The Oral Food Challenge

My Preparation

The day before my daughter’s peanut oral food challenge I found myself, kid-free, in the grocery store scrutinizing the labels of jars of peanut butter. I wanted to ensure whatever I purchased contained only peanuts and had not been cross contaminated with any tree nuts. I felt like a deviant, as if I should apologize to the cashier for buying such an atrocity as peanut butter.

Try not to project your anxiety about the food challenge onto your child
Try not to project your anxiety about the food challenge onto your child

I will admit that I was very nervous the days leading up to her appointment. Just as you, I’ve read all the food allergy horror stories. We got through our son’s anaphylactic reaction unscathed (despite receiving inappropriate advice from our pediatrician’s office), but we were naïve and uneducated then. Now I know what can happen and how quickly things can go south, and knowing that she’d be in a safe place during the food challenge did little to diminish my worry.

I also teetered on the thin line between adequately preparing my daughter so she’d recognize an allergic reaction and would speak up promptly versus instilling fear in her and having her cry wolf because I’d panicked her into psychosomatic symptoms.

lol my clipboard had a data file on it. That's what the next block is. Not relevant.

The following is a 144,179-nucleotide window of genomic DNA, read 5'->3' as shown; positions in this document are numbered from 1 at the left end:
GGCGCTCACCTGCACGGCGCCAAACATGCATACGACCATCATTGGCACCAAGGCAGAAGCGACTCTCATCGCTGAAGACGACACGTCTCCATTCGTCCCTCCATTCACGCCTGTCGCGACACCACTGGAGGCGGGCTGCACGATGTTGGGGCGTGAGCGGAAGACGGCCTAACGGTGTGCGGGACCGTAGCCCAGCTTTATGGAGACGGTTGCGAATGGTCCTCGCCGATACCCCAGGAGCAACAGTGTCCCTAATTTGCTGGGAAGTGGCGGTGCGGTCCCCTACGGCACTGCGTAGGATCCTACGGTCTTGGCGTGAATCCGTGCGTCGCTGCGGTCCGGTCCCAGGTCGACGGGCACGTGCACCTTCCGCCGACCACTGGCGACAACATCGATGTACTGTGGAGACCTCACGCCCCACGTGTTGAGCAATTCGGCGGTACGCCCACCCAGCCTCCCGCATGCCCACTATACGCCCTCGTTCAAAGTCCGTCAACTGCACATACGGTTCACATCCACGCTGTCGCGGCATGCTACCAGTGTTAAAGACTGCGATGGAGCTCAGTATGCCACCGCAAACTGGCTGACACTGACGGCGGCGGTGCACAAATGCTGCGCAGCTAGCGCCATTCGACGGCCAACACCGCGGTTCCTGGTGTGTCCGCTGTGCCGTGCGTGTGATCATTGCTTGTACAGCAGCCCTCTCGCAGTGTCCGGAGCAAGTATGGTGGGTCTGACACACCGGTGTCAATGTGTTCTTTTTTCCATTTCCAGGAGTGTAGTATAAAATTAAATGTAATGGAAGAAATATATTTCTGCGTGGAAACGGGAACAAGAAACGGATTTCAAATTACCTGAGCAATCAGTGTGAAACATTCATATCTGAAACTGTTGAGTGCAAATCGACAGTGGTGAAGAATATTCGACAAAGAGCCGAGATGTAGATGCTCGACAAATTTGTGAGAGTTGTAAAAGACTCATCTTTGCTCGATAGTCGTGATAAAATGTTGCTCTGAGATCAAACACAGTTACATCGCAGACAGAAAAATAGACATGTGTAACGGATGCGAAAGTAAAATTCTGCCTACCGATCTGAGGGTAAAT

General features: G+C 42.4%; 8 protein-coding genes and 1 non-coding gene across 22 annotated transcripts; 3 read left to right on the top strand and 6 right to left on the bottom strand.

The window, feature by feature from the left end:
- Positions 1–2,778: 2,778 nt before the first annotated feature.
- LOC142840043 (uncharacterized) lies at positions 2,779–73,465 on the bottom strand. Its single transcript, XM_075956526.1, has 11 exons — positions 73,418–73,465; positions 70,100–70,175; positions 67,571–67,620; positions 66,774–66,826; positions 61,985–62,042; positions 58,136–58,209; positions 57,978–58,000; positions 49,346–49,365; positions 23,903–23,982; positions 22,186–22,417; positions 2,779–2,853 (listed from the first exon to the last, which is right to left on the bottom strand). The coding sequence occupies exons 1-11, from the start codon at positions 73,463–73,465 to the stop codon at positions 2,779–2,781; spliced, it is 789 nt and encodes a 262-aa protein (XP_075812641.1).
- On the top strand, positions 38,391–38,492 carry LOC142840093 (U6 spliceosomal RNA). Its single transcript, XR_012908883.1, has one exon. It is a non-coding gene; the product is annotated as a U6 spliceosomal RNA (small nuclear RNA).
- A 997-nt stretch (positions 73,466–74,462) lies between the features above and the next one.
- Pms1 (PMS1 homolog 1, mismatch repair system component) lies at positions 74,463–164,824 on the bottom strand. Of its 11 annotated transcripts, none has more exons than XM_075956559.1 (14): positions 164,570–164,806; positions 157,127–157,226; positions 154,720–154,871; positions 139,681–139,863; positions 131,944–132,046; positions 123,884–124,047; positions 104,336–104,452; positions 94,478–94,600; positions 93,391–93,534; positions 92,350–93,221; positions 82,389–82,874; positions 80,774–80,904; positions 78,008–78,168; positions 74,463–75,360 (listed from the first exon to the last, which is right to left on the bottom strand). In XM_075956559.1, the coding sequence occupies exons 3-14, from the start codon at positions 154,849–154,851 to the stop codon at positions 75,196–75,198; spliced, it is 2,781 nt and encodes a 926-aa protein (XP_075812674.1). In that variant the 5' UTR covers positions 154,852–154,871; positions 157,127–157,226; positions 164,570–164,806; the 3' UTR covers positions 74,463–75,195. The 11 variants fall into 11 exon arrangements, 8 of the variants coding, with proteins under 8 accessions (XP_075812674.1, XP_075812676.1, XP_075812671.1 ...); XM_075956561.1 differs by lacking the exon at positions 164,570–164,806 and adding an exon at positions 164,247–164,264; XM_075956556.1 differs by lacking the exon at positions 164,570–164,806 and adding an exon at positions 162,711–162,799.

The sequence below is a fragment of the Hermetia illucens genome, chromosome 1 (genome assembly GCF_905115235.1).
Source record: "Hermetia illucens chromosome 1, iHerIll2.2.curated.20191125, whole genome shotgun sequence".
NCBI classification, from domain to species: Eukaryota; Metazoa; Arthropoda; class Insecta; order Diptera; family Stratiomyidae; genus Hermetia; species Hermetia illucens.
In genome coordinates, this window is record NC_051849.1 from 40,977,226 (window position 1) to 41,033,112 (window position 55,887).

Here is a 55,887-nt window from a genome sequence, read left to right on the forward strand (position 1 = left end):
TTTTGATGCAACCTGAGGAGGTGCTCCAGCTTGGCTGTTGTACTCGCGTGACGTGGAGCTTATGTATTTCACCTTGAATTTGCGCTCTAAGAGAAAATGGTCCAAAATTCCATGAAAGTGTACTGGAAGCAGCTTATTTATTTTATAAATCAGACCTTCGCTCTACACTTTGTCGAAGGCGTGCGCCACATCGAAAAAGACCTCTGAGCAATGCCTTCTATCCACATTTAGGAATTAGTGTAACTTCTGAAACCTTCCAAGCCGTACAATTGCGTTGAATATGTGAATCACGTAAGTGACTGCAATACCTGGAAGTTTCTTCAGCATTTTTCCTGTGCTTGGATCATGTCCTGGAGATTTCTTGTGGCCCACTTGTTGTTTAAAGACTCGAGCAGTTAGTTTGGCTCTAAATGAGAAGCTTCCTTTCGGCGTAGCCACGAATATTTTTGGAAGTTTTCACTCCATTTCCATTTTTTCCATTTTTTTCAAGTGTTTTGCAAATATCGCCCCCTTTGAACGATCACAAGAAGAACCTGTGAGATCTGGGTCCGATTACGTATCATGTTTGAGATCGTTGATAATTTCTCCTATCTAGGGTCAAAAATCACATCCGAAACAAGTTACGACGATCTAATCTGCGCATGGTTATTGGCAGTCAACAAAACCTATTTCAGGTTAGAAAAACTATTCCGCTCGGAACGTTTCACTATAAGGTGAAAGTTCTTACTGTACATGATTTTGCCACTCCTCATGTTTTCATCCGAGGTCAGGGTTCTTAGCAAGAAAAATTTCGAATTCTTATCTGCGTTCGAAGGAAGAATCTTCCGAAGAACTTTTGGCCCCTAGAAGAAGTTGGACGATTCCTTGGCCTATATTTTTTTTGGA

The day before the appointment my son asked her whether she was scared and she responded with an emphatic no. He said, “Well, eating peanut butter sounds scary to me!” I tried my best to match her laid back attitude and quiet my son’s commentary.

Morning of Food Challenge

Our allergist was giddy, kind of annoyingly so. But I knew he was curious and nearly as eager as I was to find out whether she was sensitized to peanut. Though he didn’t exactly say so, it was obvious to me that his best guess was that she was not peanut allergic.

He explained that my daughter was completely safe, that they would monitor her extremely closely and would halt the challenge if at any time she exhibited symptoms. He explained the procedure and then left so the assistant could proceed.